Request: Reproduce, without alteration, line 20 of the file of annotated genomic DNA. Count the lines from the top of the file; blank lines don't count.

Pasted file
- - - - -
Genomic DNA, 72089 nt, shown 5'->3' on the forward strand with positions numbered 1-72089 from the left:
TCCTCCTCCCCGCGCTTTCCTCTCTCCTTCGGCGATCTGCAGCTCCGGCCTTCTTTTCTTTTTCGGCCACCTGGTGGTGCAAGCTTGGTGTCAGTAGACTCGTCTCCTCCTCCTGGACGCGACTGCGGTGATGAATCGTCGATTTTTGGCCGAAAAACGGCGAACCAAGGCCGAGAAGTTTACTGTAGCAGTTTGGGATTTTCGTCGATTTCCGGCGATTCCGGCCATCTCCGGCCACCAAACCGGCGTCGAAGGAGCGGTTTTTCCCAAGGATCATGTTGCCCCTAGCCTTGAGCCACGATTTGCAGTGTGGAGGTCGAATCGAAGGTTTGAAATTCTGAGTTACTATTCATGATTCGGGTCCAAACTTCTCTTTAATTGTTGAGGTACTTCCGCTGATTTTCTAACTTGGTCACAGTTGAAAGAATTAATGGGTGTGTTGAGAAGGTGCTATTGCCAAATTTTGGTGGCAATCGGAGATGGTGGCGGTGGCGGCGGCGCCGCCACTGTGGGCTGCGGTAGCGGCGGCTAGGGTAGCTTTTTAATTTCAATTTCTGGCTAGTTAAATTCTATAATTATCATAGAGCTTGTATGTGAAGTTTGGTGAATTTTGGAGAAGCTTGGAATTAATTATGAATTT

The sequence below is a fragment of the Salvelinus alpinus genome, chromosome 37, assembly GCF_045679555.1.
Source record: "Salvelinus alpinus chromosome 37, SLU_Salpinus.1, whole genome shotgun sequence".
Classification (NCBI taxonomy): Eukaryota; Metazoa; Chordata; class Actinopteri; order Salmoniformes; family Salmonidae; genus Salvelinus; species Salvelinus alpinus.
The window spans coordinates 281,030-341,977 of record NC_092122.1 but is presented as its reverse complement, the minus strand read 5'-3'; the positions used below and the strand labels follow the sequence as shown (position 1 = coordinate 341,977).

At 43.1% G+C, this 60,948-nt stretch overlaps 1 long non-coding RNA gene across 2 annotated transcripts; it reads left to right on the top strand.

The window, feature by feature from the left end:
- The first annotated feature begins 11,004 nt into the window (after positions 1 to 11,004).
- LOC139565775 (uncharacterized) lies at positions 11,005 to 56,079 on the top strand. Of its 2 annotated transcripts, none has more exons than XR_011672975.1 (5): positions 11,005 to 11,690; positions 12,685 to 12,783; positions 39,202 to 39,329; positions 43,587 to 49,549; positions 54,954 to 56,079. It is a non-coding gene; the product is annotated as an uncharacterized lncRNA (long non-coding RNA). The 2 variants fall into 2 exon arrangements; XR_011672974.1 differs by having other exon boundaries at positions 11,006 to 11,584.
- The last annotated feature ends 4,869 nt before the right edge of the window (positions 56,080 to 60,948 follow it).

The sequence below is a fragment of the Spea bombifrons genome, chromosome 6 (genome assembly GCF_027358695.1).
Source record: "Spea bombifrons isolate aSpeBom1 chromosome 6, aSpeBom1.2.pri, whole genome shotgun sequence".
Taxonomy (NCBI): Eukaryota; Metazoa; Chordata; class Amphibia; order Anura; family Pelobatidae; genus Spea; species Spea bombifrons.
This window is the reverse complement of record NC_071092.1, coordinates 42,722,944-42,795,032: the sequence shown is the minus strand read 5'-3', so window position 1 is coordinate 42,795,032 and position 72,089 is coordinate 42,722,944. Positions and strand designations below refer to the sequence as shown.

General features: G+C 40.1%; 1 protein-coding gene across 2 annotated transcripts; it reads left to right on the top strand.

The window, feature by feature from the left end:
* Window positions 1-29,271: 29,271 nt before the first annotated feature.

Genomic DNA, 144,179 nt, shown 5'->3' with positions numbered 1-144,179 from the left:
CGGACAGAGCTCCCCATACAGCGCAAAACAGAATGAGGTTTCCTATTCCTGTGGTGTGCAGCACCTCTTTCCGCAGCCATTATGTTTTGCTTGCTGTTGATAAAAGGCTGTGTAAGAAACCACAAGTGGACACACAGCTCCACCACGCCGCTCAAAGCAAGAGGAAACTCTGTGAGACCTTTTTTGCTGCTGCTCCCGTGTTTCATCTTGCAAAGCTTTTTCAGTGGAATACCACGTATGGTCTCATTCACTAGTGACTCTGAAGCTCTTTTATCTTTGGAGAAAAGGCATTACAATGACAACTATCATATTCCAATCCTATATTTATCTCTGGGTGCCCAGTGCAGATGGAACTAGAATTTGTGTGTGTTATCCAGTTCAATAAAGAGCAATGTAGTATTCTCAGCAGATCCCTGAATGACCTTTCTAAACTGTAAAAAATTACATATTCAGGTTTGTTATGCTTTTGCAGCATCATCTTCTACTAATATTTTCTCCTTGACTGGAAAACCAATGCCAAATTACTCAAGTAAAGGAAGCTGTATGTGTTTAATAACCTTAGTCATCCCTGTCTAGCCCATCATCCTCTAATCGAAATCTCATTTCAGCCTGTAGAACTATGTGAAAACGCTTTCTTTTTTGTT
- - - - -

CGGACAGAGCTCCCCATACAGCGCAAAACAGAATGAGGTTTCCTATTCCTGTGGTGTGCAGCACCTCTTTCCGCAGCCATTATGTTTTGCTTGCTGTTGATAAAAGGCTGTGTAAGAAACCACAAGTGGACACACAGCTCCACCACGCCGCTCAAAGCAAGAGGAAACTCTGTGAGACCTTTTTTGCTGCTGCTCCCGTGTTTCATCTTGCAAAGCTTTTTCAGTGGAATACCACGTATGGTCTCATTCACTAGTGACTCTGAAGCTCTTTTATCTTTGGAGAAAAGGCATTACAATGACAACTATCATATTCCAATCCTATATTTATCTCTGGGTGCCCAGTGCAGATGGAACTAGAATTTGTGTGTGTTATCCAGTTCAATAAAGAGCAATGTAGTATTCTCAGCAGATCCCTGAATGACCTTTCTAAACTGTAAAAAATTACATATTCAGGTTTGTTATGCTTTTGCAGCATCATCTTCTACTAATATTTTCTCCTTGACTGGAAAACCAATGCCAAATTACTCAAGTAAAGGAAGCTGTATGTGTTTAATAACCTTAGTCATCCCTGTCTAGCCCATCATCCTCTAATCGAAATCTCATTTCAGCCTGTAGAACTATGTGAAAACGCTTTCTTTTTTGTT